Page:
Doe vs.Nestlé, Cargill, Archer Daniels Midland Lawsuit
UPDATE: May 5th 2015- Nestlé, Cargill and ADM were denied their appeal allowing the law suit to go forward.
In a nutshell, on 14 July 2005, three former slaves from The Ivory Coast sued Nestle USA, Cargill and Archer Daniels Midland for aiding and abetting slavery. The court case was thrown out but the plaintiffs appealed and won their appeal in 2014.
What winning the appeal means: By winning the appeal, the court that originally threw out the case has to reassess the lawsuit with additional parameters. It was granted that the former slaves were allowed to sue the candy companies under a statute called the Alien Tort Statute. ATS, written in 1798 allows foreign citizens to seek remedies in the United States courts for human-rights violations for conduct committed outside the U.S. So now the original US Court has to reexamine the laws suit under this framework.
What does this means in reference to the children still enslaved on the plantations: We can assume that this court case will take numerous years to see a ruling. In the interim, creating awareness around this lawsuit is very powerful. The defendants in the case, (Nestle USA, Cargill and ADM) are not denying the use of forced labor on the coco plantations. Yet, the defendants argue that they are not liable for it. The fact that this lawsuit is in existence proves that they are well aware of the human-rights violation, yet they insist on finding the cheapest source of cocoa to maximize their profits.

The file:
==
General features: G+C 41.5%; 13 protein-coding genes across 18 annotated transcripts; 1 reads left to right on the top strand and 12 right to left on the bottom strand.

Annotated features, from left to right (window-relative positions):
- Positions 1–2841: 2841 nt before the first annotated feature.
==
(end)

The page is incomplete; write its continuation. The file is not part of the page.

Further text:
The more publicity on this lawsuit, the more apt the companies will be to remedy the situation as they once promised in 2001 under the Harkin-Engel Protocol. Our mission is not to boycott cocoa or chocolate, but to put pressure on the powers involved to implement what is already in place.
LOUISIANA MUNICIPAL POLICE EMPLOYEES' RETIREMENT SYSTEM (LAMPERS) VS The Hershey Company
In 2012 after Hershey denied a request of LAMPERS to examine internal documents LAMPERS filed a 220 complaint which would give them access. LAMPERS was seeking details about Hershey's cocoa suppliers. LAMPERS had two reasons to be concerned. First, on ethical and moral grounds and secondly, if former cocoa slaves are allowed to sue (See about court case) then they wouldn't want to tie their money up in a company what could be facing thousands of lawsuits.
Hershey's fought to dismiss the complaint on lack of evidence of mismanagement. But, the ruling Judge, Vice Chancellor Laster said that suspicion is enough to let the complaint go through.